Why Retirement Planning must start in your 20s

Investment Specialist Larissa Fernand on why time is your friend even if the resources are small.
By Larissa Fernand |  17-10-22 | 
 

How long will your retirement last? This is one question that we really do not have an answer to. It is the biggest variable when it comes to retirement planning.

So what do we do about it? We can try as much as possible to take a realistic estimate, but we can be consistent savers. Sounds simple, but people really tend to underestimate the impact of reinvested interest.

James Gard, senior editor at Morningstar UK, on the issue of longevity.

One of the biggest issues with saving and investing for retirement is not knowing how long you’re going to live. Planning would be so much easier if you had a fixed date to work with (or even a ballpark figure).

Life expectancy figures, genetics, luck (good and bad), illness and wealth are all powerful variables to be considered. Being ill can have huge financial costs, especially if that carefully accumulated capital has to be plundered to fund health and social care.

When you're young you can't conceive of being old, or even living until you're 100. You could live for the average lifespan (70 years), below or above that. Last month, French film director Jean-Luc Godard died at the age of 91, through assisted suicide in Switzerland, after battling multiple illnesses. My grandparents, who received a message from Queen Elizabeth II on their platinum wedding anniversary, got to meet their great-grandchildren. The Queen (and her mother, who made it to 101) were outliers for her generation in terms of age but her father, George VI, died age 56. Death makes fools of statisticians and actuaries too: how can you plan for a difference of around 50 years in lifespan?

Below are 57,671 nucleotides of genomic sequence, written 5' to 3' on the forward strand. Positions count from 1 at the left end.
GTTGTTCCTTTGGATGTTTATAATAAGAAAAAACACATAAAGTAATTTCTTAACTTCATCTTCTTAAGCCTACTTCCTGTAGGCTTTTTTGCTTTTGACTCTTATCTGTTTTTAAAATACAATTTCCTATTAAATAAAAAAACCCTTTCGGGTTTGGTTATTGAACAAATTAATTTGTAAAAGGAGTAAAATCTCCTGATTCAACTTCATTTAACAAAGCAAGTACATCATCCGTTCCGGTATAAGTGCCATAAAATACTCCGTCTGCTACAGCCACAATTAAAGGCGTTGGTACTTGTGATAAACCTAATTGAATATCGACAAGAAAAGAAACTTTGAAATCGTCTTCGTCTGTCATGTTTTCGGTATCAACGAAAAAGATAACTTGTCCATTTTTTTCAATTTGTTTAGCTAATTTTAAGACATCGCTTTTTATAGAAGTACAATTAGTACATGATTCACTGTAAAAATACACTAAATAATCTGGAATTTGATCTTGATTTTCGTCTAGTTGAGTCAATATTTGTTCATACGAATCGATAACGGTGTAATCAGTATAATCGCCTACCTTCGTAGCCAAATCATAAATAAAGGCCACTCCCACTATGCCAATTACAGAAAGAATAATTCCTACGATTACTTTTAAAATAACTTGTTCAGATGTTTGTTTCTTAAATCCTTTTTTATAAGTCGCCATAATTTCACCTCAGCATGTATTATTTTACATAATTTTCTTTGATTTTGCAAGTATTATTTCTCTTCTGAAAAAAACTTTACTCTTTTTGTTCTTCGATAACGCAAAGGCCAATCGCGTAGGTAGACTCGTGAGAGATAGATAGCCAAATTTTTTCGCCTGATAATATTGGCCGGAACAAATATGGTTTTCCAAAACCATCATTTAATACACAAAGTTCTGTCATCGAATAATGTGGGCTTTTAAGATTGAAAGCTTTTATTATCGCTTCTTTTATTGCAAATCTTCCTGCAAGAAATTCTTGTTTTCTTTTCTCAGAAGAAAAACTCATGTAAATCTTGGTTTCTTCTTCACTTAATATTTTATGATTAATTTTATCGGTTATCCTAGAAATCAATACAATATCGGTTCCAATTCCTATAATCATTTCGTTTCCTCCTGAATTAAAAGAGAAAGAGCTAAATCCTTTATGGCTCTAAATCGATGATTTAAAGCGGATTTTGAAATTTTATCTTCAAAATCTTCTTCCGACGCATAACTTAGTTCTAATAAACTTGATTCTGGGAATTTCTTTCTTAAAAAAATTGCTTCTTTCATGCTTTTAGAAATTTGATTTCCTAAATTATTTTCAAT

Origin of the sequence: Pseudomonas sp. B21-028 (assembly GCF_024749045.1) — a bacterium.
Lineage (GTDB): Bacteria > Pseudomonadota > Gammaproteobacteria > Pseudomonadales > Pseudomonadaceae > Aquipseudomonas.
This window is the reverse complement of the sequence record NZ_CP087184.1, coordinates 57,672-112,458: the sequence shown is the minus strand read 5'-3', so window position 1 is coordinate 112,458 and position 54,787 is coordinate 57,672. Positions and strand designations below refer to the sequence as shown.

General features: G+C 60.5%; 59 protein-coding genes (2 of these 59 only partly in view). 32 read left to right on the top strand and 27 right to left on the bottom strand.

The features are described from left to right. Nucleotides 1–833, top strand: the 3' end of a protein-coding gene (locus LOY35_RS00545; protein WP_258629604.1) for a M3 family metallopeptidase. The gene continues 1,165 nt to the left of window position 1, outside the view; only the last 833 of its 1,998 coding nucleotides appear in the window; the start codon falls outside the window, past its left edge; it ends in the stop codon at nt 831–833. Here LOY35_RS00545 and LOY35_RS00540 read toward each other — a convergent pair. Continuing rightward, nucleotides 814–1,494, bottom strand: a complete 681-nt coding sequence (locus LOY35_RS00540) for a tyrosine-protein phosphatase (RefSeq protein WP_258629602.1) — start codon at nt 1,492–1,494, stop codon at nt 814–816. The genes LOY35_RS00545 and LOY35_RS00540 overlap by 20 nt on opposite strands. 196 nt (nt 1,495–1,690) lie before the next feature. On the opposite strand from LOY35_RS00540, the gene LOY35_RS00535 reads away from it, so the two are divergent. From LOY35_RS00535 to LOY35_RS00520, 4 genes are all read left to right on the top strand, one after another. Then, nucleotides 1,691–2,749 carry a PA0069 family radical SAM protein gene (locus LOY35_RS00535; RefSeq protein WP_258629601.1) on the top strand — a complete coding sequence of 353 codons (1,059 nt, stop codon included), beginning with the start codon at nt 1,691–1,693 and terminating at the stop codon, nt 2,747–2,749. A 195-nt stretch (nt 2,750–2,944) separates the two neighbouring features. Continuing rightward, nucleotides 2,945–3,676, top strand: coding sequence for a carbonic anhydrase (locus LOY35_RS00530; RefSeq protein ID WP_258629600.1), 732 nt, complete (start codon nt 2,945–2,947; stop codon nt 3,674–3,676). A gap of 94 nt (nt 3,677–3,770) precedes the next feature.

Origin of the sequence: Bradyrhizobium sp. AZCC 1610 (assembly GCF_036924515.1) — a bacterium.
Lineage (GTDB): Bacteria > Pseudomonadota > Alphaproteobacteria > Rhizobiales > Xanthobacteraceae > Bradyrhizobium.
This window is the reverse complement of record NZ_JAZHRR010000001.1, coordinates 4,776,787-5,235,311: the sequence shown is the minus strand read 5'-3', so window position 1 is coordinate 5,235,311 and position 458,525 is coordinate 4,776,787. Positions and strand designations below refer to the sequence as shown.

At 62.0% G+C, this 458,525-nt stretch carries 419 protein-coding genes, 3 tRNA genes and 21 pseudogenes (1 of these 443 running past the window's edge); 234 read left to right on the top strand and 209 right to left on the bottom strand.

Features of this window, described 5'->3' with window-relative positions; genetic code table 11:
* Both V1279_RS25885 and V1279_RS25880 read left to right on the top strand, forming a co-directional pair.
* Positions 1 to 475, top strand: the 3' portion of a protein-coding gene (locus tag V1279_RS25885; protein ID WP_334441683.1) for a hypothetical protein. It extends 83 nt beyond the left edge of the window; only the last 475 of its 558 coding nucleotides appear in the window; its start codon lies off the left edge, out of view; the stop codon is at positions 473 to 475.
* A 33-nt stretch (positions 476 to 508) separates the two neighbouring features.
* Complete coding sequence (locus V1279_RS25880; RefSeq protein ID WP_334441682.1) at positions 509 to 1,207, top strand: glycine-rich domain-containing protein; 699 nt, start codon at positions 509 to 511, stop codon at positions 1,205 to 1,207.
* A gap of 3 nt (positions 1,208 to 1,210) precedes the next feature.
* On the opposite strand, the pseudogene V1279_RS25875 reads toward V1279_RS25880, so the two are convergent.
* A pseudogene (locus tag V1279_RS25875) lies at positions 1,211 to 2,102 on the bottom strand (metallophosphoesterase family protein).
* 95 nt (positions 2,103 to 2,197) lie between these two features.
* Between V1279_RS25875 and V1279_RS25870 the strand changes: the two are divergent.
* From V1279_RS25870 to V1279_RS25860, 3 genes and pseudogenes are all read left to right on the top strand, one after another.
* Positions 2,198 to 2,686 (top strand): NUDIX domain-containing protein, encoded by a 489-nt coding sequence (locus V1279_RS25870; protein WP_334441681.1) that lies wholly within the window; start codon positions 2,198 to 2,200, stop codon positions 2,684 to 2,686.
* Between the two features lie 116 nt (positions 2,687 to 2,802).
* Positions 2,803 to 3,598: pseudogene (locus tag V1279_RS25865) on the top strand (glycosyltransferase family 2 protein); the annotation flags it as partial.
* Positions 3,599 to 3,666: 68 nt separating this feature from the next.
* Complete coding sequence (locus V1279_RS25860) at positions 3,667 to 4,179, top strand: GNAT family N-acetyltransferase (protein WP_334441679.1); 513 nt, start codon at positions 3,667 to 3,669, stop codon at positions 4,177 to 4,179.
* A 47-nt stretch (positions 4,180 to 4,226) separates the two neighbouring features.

But what if we do live to a ripe old age? That is why we must harness the power of time.

Read This: 4 ways longevity is going to change everything 

Sunniva Kolostyak, data journalist at Morningstar UK, visualises the impact of reinvested interest. 

Compound interest is when small amounts of money grow into large sums over time because interest is reinvested.

Understanding the concept of it is easy enough; getting a real sense of the financial impact it can have on your savings is imperative. In fact, the majority of people underestimate its power, which can lead to poorer long-term financial decisions like a failure to save.

The below tables show how our savings would accumulate.

Click on images to enlarge. 

The figures above exclude the impact of inflation, taxes, fees or brokerage. Nevertheless, the message is clear.

If you want to accumulate wealth, starting early and focusing on the best possible return can make a significant difference. If you add extra money to your investment portfolio on an annual basis, your savings would accumulate even more rapidly.

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